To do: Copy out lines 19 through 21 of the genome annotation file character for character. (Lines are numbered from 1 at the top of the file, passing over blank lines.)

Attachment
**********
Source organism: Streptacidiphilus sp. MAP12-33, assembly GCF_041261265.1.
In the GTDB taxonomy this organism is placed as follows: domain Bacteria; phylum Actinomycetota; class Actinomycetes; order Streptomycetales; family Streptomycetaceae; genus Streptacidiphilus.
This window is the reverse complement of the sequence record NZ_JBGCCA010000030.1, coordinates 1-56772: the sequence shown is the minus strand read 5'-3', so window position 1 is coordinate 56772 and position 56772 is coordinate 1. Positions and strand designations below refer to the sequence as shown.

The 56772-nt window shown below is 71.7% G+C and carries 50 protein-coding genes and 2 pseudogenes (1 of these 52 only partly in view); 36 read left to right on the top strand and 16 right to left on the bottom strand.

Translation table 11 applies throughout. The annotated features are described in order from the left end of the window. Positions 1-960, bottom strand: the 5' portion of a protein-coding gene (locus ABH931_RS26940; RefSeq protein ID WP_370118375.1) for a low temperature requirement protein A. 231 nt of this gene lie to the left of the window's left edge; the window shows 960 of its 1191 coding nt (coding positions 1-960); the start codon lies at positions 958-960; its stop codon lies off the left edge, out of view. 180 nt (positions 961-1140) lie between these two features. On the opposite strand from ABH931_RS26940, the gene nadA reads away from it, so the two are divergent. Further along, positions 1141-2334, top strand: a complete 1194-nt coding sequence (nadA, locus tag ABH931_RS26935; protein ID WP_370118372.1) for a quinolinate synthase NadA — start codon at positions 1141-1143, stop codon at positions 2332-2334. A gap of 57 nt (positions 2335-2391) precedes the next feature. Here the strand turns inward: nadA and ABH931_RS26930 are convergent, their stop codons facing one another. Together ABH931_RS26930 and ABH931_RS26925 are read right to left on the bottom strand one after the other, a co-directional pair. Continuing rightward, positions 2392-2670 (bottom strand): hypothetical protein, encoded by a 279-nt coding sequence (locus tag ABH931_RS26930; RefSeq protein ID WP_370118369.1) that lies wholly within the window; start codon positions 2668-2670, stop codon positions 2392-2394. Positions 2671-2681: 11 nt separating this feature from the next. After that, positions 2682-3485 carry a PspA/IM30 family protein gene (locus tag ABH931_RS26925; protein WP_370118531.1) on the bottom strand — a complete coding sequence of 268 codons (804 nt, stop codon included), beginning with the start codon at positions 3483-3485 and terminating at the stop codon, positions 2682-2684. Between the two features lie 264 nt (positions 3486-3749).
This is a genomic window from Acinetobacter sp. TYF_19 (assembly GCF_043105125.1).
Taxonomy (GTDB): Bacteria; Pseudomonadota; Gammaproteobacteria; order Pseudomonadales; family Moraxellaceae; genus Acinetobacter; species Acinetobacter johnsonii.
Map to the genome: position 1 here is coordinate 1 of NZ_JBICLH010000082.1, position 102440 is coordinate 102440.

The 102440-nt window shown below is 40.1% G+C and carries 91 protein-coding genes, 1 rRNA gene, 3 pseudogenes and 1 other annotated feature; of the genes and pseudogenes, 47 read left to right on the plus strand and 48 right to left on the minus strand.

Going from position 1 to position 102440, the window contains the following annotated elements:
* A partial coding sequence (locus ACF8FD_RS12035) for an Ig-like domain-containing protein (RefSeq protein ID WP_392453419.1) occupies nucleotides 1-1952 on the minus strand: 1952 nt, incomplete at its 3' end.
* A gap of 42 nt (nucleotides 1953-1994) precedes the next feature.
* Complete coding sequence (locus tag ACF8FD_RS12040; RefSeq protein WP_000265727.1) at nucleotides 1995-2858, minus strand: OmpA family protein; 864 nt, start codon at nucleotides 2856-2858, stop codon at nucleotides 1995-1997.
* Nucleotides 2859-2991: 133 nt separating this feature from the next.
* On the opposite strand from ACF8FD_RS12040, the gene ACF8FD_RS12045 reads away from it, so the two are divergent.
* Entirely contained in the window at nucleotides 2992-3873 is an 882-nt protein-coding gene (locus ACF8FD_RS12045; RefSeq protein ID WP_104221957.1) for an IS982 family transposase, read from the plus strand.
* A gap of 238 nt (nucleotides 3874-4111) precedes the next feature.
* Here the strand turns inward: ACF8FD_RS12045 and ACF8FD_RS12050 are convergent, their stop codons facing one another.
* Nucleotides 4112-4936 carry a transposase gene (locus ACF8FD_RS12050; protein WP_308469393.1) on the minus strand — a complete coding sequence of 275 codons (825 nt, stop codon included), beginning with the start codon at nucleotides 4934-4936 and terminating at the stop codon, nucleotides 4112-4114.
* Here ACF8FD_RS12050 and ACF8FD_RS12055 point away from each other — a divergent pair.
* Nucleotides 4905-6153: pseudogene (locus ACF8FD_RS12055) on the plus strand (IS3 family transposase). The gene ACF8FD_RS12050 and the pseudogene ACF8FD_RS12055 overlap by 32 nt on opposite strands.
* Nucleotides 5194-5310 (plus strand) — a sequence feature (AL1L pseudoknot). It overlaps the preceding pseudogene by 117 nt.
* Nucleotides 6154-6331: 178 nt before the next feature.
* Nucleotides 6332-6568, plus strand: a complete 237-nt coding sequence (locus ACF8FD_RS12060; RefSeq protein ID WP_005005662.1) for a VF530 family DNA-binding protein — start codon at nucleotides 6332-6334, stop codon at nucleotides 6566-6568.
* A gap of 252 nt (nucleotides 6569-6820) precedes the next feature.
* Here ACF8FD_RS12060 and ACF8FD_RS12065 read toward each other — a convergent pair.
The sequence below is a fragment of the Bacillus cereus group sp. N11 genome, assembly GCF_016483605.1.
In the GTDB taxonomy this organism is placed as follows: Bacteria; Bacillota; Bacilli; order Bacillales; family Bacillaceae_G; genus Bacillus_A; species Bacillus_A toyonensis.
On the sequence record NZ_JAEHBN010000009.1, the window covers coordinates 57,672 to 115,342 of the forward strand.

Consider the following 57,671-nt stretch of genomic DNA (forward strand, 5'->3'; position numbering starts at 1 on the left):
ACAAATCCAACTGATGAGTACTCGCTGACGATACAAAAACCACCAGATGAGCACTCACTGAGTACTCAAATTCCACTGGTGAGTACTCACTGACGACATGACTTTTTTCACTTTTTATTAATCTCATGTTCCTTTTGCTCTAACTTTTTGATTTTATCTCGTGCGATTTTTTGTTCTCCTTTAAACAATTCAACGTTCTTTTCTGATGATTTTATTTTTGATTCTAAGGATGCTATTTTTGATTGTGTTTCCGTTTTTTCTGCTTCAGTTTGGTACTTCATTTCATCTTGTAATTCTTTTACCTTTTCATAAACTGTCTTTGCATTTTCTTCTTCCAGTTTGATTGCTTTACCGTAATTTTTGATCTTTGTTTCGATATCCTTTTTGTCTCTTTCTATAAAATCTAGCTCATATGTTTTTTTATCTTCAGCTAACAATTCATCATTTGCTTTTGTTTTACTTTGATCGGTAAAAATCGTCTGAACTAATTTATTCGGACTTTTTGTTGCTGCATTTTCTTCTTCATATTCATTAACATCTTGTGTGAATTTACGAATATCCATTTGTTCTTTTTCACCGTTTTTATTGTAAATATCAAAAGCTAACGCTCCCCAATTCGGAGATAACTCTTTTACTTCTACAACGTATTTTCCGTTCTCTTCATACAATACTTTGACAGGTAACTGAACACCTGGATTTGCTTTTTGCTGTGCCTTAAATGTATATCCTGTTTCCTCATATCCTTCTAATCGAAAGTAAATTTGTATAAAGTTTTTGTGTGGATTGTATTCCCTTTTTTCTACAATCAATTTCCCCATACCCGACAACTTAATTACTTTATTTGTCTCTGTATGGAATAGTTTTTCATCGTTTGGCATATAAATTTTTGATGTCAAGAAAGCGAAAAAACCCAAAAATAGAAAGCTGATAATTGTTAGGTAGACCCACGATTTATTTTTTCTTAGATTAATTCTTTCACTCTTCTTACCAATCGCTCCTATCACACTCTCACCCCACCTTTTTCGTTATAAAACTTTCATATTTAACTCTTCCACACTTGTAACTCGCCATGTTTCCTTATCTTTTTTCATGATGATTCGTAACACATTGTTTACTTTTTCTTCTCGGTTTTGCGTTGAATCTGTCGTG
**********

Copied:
* Nucleotides 4112-4936 carry a transposase gene (locus ACF8FD_RS12050; protein WP_308469393.1) on the minus strand — a complete coding sequence of 275 codons (825 nt, stop codon included), beginning with the start codon at nucleotides 4934-4936 and terminating at the stop codon, nucleotides 4112-4114.
* Here ACF8FD_RS12050 and ACF8FD_RS12055 point away from each other — a divergent pair.
* Nucleotides 4905-6153: pseudogene (locus ACF8FD_RS12055) on the plus strand (IS3 family transposase). The gene ACF8FD_RS12050 and the pseudogene ACF8FD_RS12055 overlap by 32 nt on opposite strands.